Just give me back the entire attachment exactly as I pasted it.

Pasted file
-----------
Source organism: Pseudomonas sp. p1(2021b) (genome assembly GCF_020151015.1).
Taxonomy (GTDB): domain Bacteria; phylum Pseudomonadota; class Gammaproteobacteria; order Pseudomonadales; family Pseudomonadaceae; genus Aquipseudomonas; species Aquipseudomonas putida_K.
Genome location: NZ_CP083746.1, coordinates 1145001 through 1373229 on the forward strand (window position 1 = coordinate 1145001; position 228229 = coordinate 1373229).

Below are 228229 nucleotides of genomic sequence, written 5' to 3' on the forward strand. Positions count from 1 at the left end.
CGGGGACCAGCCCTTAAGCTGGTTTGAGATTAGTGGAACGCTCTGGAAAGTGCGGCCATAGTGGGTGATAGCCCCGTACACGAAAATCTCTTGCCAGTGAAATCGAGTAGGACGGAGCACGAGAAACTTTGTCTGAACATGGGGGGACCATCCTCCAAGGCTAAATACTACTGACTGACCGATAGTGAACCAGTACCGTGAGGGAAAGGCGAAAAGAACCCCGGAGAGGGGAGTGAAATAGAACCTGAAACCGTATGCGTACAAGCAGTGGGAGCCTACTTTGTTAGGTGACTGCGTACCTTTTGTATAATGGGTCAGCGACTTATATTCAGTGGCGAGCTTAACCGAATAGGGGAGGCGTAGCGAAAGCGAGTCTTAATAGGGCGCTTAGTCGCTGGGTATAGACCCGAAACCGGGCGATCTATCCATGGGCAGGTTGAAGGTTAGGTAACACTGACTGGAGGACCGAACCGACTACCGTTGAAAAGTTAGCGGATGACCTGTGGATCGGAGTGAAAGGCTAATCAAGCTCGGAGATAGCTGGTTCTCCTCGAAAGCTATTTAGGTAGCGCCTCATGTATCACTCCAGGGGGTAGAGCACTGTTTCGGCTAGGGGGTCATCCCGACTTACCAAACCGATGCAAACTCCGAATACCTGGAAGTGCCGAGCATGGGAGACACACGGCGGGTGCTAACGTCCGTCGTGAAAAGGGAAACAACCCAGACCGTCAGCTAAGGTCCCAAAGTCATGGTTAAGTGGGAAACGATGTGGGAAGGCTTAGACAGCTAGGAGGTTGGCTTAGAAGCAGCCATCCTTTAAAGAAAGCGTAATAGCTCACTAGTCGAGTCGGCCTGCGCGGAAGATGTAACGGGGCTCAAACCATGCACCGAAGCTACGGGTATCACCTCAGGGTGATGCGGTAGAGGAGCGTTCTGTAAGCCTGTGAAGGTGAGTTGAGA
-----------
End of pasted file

Source organism: Pseudomonas sp. p1(2021b) (genome assembly GCF_020151015.1).
Taxonomy (GTDB): domain Bacteria; phylum Pseudomonadota; class Gammaproteobacteria; order Pseudomonadales; family Pseudomonadaceae; genus Aquipseudomonas; species Aquipseudomonas putida_K.
Genome location: NZ_CP083746.1, coordinates 1145001 through 1373229 on the forward strand (window position 1 = coordinate 1145001; position 228229 = coordinate 1373229).

Below are 228229 nucleotides of genomic sequence, written 5' to 3' on the forward strand. Positions count from 1 at the left end.
CGGGGACCAGCCCTTAAGCTGGTTTGAGATTAGTGGAACGCTCTGGAAAGTGCGGCCATAGTGGGTGATAGCCCCGTACACGAAAATCTCTTGCCAGTGAAATCGAGTAGGACGGAGCACGAGAAACTTTGTCTGAACATGGGGGGACCATCCTCCAAGGCTAAATACTACTGACTGACCGATAGTGAACCAGTACCGTGAGGGAAAGGCGAAAAGAACCCCGGAGAGGGGAGTGAAATAGAACCTGAAACCGTATGCGTACAAGCAGTGGGAGCCTACTTTGTTAGGTGACTGCGTACCTTTTGTATAATGGGTCAGCGACTTATATTCAGTGGCGAGCTTAACCGAATAGGGGAGGCGTAGCGAAAGCGAGTCTTAATAGGGCGCTTAGTCGCTGGGTATAGACCCGAAACCGGGCGATCTATCCATGGGCAGGTTGAAGGTTAGGTAACACTGACTGGAGGACCGAACCGACTACCGTTGAAAAGTTAGCGGATGACCTGTGGATCGGAGTGAAAGGCTAATCAAGCTCGGAGATAGCTGGTTCTCCTCGAAAGCTATTTAGGTAGCGCCTCATGTATCACTCCAGGGGGTAGAGCACTGTTTCGGCTAGGGGGTCATCCCGACTTACCAAACCGATGCAAACTCCGAATACCTGGAAGTGCCGAGCATGGGAGACACACGGCGGGTGCTAACGTCCGTCGTGAAAAGGGAAACAACCCAGACCGTCAGCTAAGGTCCCAAAGTCATGGTTAAGTGGGAAACGATGTGGGAAGGCTTAGACAGCTAGGAGGTTGGCTTAGAAGCAGCCATCCTTTAAAGAAAGCGTAATAGCTCACTAGTCGAGTCGGCCTGCGCGGAAGATGTAACGGGGCTCAAACCATGCACCGAAGCTACGGGTATCACCTCAGGGTGATGCGGTAGAGGAGCGTTCTGTAAGCCTGTGAAGGTGAGTTGAGA